Character Interview: Adrian Xerxes Cranford by A P von K’Ory – Guest Blog and Giveaway

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Character Interview: Adrian Xerxes Cranford
I‘m Dr Cedric Chamberlain, the so-called “head doctor” for the lads and lasses here at Her… I mean His Majesty’s most elite 45 Royal Marines Commando of the Royal Navy. These elite warriors have served the Crown globally for more than three and a half centuries. I’ve had sessions with the elite fighters before, during and even after their engagements with the Royal Marines Commando.

Today’s special session is with Commander Adrian Xerxes Cranford.

Commander Cranford ranks in the top tier. To get there he must have at least three exceptional medals of honour.

Dr. Chamberlain: To get straight to the nitty-gritty, what are you most proud of, Commander Cranford?

Adrian Xerxes Cranford: Now, this might sound rather curious for a man like me. You’re no doubt aware of that, Dr Chamberlain. Possibly the reason you’re asking this particular question. But my mother was and still remains the one person I’m proud to have known and loved. (The psychiatrist in me scribbles on the notepad, finding this answer indeed unusual. I’m curious about where this will lead.) She’s the reason I became a Royal Marines Commando. I think my deep affection for her affects how I feel about and treat members of our so-called fair sex.

Dr: Indeed. Would you like us to talk about your mother, Commander?

Adrian: Beyond telling you I’m most proud of her? No.

Dr: (I nod. Perhaps indirect questions?) Can you tell me if there’s anything you consider your biggest regret?

Adrian: Dr Chamberlain, with all due respect, you know my story. This is not the first time we’re clashing swords here. Or should I say the first time you’re picking my mind instead of clashing swords?

Dr: (And there it was again, that coiled inner tension bristling to spring free but still held in tight reigns) It’s this internal tension we’re trying to loosen, Commander. Do you find it hard to talk about your story, as you refer to it?

Adrian: No, not hard. Just bloody repetitive. We’ve been here from the very beginning. You already know what you need to know.

Dr: (I lean forward to reduce the personal space between us. The Commander remains seated with an ankle casually draped over a knee, laid back. He lost his mother at age 15 and blames his father for her death. But beyond that revelation, he refuses to talk about the matter. The key to unlocking that coiled tension.) You’ll agree you can’t be the judge of what I need to know. (He works hard not to roll his eyes at my words, then nods but remains silent) Okay. Right now you’re in a relationship you feel you can’t quite sort out. Has this to do with memories of your—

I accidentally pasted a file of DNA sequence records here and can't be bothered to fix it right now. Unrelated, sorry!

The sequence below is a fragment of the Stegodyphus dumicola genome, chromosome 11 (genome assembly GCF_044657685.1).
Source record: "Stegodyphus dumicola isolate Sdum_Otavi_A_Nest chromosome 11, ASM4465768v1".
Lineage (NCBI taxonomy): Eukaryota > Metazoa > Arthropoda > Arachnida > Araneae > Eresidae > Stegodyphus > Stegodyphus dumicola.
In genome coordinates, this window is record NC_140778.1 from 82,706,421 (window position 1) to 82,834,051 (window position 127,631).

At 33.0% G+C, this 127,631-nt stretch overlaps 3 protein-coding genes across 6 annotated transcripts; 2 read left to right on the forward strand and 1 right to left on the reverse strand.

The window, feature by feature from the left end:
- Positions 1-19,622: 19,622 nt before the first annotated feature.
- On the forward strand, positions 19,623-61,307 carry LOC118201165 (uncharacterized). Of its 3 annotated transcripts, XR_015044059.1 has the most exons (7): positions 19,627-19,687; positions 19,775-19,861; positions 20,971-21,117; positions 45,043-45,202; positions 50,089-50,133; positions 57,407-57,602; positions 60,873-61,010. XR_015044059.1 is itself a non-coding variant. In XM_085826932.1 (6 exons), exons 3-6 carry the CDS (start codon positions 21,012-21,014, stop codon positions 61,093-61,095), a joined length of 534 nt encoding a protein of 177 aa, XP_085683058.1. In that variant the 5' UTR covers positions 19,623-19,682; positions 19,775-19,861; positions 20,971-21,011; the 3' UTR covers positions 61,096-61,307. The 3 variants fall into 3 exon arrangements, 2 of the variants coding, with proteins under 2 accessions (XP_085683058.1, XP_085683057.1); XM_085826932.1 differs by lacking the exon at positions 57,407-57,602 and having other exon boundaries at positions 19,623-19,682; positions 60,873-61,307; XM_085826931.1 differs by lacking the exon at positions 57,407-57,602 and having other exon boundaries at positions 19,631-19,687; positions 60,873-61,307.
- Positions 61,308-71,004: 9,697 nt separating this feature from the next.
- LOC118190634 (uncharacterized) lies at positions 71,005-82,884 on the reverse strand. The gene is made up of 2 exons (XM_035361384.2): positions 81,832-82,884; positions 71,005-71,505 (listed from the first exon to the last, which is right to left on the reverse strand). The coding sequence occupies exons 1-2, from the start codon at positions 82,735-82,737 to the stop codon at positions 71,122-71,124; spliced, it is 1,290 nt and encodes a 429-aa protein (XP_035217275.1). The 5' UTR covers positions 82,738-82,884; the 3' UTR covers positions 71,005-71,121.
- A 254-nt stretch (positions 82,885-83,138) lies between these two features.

Adrian: Leave her out of this. I’m here because regulations require me to do so at regular intervals, Dr Chamberlain. Let’s keep it there, shall we?

Dr: (He obviously isn’t ready to admit any associations of mother-son to man-girlfriend, which in itself says it all) Does she fit the bill, if I may use that expression? I mean is she someone you can consider being with for longer? (A sigh while he rubs a hand at the back of his neck)

Adrian: With the both of us so damaged, as you know, I believe it will be a tough journey. But we’ve gone beyond the first hurdle, mentally and physically. She still has trust issues. But she gets her pain from me instead of cutting herself up. That’s a major step forward. And yes, we’re both still battling with our demons.

Dr: I’m happy for you both. I presume you no longer feel caged. (I make it a statement and he smiles)

Adrian: We’re still battling. We’re both complicated characters, Dr Chamberlain.

Dr: Have you opened yourselves up to each other about your relationships with your parents? (Parents played a huge part in his life, I knew.)

Adrian: I’m not discussing that with you.

Dr: (The Achilles heel for both of them. Part of the damage and the demons they’re warring with) Commander, who is the most important person in your life right now, and why?
(Without hesitation…)

Adrian: My mother. Always. Because she was, is, and will be.

Dr: Does Ms Boswell remind you of your mother in any way at all? (The ankle leaves the knee and he sets his foot firmly on the floor, leaning forward, and clasping his hands between his knees)

Adrian: In strength of character and stubbornness, yes. The latter often makes me want to drape her over my knees and take a firm palm to her arse. But I love that she’s a challenge. Our demons and dark pasts are still taboo to talk about. Part of our internal struggles. She still has trust issues as I just said, and I still struggle with secrecy. But our more than mere sex is an entirely new territory for both of us. It’s glorious and often laced with pain. The pain I love to give her and she loves to get from me. We both love to hurt, if you get what I mean.